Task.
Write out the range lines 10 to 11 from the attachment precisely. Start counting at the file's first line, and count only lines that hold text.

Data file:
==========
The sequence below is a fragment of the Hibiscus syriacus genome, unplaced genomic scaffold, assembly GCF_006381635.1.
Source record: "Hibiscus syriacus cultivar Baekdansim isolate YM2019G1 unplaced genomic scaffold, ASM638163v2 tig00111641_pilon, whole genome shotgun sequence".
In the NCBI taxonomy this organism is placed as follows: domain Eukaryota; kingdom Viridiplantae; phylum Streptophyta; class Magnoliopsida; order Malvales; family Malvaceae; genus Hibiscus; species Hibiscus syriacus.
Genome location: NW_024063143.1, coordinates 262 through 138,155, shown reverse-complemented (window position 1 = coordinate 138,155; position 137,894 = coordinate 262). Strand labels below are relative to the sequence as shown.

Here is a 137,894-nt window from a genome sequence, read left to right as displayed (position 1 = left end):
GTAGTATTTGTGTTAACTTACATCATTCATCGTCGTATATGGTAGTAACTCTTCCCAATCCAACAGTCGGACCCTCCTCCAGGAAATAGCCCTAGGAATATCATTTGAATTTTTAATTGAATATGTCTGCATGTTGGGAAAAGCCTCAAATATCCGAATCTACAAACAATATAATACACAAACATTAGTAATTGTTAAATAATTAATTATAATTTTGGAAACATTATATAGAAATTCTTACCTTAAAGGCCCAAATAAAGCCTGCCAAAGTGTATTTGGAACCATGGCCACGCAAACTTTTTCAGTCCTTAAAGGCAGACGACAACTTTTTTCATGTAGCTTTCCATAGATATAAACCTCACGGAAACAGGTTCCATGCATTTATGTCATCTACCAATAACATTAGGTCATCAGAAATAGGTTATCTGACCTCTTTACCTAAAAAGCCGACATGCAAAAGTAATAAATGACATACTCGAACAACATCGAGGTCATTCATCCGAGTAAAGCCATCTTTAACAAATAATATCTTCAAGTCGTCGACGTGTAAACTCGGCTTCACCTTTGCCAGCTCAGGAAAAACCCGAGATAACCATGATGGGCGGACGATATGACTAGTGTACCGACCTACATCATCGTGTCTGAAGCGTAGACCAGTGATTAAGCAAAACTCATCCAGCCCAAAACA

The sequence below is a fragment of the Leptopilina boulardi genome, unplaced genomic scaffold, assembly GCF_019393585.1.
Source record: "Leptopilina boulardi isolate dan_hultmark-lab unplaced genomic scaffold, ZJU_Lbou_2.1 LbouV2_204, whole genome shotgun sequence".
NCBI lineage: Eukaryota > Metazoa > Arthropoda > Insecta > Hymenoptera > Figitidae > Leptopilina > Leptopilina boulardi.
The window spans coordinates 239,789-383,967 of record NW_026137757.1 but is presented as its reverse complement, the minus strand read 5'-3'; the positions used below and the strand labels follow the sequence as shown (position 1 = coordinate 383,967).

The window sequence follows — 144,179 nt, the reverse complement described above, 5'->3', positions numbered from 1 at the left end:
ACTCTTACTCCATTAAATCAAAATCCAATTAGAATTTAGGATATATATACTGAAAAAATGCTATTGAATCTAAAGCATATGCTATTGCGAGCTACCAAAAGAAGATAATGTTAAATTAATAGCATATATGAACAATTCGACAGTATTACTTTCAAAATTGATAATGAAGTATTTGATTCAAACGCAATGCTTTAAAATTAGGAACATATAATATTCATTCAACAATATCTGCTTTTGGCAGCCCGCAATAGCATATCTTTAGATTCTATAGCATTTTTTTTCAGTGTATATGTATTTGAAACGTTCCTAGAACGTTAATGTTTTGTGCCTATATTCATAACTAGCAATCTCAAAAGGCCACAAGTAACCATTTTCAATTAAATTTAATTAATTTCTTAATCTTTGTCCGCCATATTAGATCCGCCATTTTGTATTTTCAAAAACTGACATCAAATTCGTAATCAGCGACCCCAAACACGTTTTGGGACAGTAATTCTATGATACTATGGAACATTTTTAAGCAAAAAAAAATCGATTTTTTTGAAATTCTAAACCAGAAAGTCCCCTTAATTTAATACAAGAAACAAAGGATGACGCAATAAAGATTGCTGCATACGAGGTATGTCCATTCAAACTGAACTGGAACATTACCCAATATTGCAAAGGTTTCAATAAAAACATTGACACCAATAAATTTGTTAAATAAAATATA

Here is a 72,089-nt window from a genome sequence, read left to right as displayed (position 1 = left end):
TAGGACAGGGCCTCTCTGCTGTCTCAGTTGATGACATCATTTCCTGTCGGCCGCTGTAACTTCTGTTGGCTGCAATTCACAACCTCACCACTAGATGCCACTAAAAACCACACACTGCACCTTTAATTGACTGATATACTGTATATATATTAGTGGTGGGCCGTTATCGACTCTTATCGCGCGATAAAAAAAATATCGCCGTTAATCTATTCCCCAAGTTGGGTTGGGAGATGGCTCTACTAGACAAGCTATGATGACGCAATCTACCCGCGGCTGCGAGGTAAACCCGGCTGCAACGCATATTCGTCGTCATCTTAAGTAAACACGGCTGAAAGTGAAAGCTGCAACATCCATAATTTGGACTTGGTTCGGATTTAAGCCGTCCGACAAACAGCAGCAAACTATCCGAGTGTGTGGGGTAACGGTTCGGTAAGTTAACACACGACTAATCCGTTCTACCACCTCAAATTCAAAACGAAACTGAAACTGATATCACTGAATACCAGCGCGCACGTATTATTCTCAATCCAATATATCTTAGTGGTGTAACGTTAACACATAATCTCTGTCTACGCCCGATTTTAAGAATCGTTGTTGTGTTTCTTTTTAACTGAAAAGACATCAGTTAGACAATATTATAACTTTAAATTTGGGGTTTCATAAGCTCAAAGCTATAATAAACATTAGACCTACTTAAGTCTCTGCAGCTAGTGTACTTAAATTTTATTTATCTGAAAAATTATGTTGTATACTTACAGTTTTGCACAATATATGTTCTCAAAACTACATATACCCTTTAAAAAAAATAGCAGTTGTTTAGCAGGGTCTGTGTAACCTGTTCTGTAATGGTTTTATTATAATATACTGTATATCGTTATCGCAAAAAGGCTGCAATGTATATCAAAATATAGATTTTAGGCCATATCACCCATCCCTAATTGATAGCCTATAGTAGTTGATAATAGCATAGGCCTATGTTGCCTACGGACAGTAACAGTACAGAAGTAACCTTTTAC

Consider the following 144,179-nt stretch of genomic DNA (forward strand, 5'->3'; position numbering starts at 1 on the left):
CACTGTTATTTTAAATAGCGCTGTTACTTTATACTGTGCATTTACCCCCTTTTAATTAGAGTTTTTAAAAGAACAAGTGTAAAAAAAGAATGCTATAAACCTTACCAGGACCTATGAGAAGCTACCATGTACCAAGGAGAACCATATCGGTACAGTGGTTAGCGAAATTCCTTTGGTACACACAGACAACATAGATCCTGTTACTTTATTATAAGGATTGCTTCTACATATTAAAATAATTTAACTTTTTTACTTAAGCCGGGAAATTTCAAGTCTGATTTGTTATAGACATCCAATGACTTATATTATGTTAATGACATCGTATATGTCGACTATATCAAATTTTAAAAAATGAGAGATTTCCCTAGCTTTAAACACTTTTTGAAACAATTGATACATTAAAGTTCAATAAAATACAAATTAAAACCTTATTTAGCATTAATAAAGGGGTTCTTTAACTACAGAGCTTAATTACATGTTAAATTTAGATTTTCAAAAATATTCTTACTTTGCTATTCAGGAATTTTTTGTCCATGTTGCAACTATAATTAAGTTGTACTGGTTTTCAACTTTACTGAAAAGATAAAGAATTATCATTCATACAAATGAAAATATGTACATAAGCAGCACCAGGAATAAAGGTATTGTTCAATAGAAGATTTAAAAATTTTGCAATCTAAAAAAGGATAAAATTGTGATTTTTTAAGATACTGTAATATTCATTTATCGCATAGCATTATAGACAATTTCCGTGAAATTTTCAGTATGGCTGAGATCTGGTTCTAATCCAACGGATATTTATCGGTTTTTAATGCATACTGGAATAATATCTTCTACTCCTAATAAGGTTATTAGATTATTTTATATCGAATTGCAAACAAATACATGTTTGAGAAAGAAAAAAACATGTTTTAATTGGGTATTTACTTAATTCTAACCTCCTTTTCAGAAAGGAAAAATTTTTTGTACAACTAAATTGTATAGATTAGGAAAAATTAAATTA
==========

The window spans coordinates 239,789-383,967 of record NW_026137757.1 but is presented as its reverse complement, the minus strand read 5'-3'; the positions used below and the strand labels follow the sequence as shown (position 1 = coordinate 383,967).

The window sequence follows — 144,179 nt, the reverse complement described above, 5'->3', positions numbered from 1 at the left end: